Trigger warning: Rape, sexual assault, victim blaming.
The process of healing for victims of sexual assault can be long and extremely painful, with a great many stages and steps necessary for healthy recovery. While there is no “normal” or “average” way to recover from the destructive effects of sexual assault, frequently reported effects of sexual assault include post-traumatic stress disorder, depression and flashbacks, all of which can be enormous impediments to healthy, everyday life. Receiving medical attention in a place that the survivor can feel safe is of the utmost importance in the aftermath of sexual assault, as the perpetrator may have—alongside any physical harm that may have been inflicted—impregnated the survivor or have infected the survivor with STIs.
But while medical assistance will need to be administered to any and all injuries and forensic evidence will need to be collected from the survivor’s body to be used to identify and persecute the perpetrator, the psychological aftermath of sexual assault can be just as debilitating as physical harm. In the words of an anonymous survivor, “Rape is not just physical violence, it is also mental violence. It is not easily forgotten.”
So while Security Services, CHWS and off-campus forces can provide medical aid and secure space that survivors of sexual assault need, the question remains of to whom the campus’ survivors can turn to for psychological and emotional help. For this reason, the school program Peer Allies was started a year ago, intent on providing this aid to survivors. Answering questions from The Trail, Peer Allies President Bianca Jarvis responded that the purpose of Peer Allies is “to support victims of sexual violence who may have felt powerless to talk, be heard and be believed, as well as provide information to survivors about the resources both on and off campus.”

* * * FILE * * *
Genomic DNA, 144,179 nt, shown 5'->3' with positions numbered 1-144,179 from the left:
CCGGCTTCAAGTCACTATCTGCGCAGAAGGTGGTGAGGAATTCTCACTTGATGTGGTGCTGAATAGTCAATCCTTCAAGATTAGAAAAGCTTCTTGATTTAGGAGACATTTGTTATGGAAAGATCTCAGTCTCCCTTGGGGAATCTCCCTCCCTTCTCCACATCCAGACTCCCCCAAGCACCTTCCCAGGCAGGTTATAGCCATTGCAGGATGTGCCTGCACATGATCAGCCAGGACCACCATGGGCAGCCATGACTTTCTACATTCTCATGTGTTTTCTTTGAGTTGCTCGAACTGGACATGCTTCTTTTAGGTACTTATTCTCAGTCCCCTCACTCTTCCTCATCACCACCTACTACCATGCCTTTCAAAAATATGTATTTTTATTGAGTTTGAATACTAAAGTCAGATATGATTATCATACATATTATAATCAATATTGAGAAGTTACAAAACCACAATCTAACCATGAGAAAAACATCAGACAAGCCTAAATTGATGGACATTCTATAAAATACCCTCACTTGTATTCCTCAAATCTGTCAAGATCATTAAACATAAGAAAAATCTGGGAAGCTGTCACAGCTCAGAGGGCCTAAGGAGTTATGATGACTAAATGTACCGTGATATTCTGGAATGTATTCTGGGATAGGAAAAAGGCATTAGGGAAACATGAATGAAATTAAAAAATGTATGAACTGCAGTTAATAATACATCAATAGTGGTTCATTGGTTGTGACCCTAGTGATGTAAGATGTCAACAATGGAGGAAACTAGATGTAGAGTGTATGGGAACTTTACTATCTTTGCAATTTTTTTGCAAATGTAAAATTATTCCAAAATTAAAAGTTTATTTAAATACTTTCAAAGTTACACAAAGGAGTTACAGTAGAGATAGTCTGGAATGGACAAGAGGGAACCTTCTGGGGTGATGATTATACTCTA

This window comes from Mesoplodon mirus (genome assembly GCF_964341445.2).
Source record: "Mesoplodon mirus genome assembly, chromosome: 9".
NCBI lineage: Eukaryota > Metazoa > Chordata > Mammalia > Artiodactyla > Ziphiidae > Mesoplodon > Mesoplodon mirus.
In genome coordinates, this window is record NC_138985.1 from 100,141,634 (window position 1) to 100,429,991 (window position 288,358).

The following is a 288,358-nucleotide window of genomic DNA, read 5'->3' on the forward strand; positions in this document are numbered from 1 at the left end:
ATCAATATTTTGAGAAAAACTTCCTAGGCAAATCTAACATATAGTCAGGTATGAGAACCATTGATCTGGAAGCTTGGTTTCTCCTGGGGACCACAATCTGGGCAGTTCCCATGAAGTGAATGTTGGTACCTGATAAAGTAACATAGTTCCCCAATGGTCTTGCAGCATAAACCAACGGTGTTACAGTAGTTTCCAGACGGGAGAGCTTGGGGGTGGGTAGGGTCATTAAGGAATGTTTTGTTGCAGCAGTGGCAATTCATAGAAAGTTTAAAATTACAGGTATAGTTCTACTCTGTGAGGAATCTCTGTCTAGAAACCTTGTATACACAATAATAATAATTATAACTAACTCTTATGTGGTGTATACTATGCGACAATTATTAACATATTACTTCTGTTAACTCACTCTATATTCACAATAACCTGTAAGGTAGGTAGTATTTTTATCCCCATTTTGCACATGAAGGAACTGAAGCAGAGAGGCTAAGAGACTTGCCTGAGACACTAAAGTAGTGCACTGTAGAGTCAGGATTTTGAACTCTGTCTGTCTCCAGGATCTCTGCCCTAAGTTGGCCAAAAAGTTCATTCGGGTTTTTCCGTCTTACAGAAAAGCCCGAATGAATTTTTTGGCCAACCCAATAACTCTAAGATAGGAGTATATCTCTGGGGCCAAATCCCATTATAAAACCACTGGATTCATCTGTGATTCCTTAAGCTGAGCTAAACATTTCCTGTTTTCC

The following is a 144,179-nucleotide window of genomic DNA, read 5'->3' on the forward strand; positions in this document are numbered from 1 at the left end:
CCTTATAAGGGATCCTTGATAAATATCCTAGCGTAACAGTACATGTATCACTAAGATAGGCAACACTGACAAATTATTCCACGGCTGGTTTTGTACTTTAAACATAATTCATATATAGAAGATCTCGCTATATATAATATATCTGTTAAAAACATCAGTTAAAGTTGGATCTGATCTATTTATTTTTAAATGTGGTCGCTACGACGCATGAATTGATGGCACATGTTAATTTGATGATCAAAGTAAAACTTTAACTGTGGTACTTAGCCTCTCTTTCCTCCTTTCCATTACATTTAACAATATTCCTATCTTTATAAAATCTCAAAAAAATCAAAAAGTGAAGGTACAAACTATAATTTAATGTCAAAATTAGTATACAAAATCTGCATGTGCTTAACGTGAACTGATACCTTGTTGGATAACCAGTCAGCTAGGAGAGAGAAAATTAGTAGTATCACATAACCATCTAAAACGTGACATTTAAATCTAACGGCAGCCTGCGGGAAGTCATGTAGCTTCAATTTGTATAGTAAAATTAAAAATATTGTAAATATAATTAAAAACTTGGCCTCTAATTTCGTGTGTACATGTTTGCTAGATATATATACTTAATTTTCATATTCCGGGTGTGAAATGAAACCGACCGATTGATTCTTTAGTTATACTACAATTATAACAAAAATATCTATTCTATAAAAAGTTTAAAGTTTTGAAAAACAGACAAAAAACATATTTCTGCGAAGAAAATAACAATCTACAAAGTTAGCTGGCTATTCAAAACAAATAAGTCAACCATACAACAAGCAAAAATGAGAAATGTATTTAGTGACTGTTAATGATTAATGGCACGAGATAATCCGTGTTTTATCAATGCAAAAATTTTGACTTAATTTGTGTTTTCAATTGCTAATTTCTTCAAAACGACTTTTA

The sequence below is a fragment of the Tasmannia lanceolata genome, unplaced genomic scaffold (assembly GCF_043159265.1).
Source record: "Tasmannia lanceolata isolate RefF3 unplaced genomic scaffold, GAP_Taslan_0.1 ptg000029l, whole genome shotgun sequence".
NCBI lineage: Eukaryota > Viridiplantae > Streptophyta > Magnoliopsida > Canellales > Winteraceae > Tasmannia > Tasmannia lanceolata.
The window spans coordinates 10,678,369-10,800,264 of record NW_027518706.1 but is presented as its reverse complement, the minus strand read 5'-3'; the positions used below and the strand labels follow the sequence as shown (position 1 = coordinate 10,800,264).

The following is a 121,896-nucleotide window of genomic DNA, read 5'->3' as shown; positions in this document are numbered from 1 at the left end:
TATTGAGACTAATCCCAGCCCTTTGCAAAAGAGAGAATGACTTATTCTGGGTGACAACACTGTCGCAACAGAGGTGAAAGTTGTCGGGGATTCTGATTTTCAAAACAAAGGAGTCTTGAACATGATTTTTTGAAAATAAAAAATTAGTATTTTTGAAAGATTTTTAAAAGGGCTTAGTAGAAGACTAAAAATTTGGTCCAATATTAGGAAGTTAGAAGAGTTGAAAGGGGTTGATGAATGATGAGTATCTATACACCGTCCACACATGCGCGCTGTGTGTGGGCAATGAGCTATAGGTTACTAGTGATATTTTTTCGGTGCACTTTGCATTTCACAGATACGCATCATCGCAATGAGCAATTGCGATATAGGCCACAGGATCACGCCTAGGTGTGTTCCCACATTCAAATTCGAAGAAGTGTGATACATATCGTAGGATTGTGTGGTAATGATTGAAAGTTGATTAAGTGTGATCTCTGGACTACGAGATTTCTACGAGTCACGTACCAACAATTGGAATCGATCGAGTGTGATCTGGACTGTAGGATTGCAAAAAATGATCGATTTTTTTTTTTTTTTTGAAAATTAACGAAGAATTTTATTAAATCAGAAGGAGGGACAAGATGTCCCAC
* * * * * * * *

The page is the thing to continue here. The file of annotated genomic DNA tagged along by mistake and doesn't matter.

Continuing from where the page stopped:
When asked about her personal reasons for joining Peer Allies, Jarvis cited two, the first being that “[she], and many women [she knows], have been conditioned to believe that catcalling, butt grabbing, and other forms of harassment and assault are normal and just part of what women experience in life.” Psychological and sociological studies, particularly those concerned with gang rape, suggest that the normalization of objectification is a major contributor to rape culture, perpetuating the perspective that dehumanization of others is acceptable. The other major reason that Jarvis cited as a reason for her participation in Peer Allies is “to support those who have been broken by another’s need to control and overpower them… for the men and women in my life who have been hurt or have hurt those close to me and myself.”
Studies in rape psychology heavily suggest that a great deal of the mindset behind rape and the mindset rape victims are left with has to do with control and power. It is for this reason that theories of cycles of sexual abuse have arisen, explaining the correlation between victims of assault or abuse and perpetrators of assault or abuse as victims, who have had power taken away, taking away power of others, as Jarvis mentioned. For Jarvis, “joining peer allies was a way that [she] could be available for someone in need and refortify the power that had been taken away.”
The members of the Peer Allies are selected by application at the end of the previous academic year and hold office hours in the Gail Day Chapel on the second floor of Kilworth Chapel, where they are available to talk with students in need. In the spring, an interest meeting will be held for students interested in applying. Once all applications are submitted, the current Peer Allies collectively select the next year’s Peer Allies so as to form “a group of members that are passionate about this topic and are eager to change the way college campuses view and handle sexual violence and misconduct with regards to victim support.”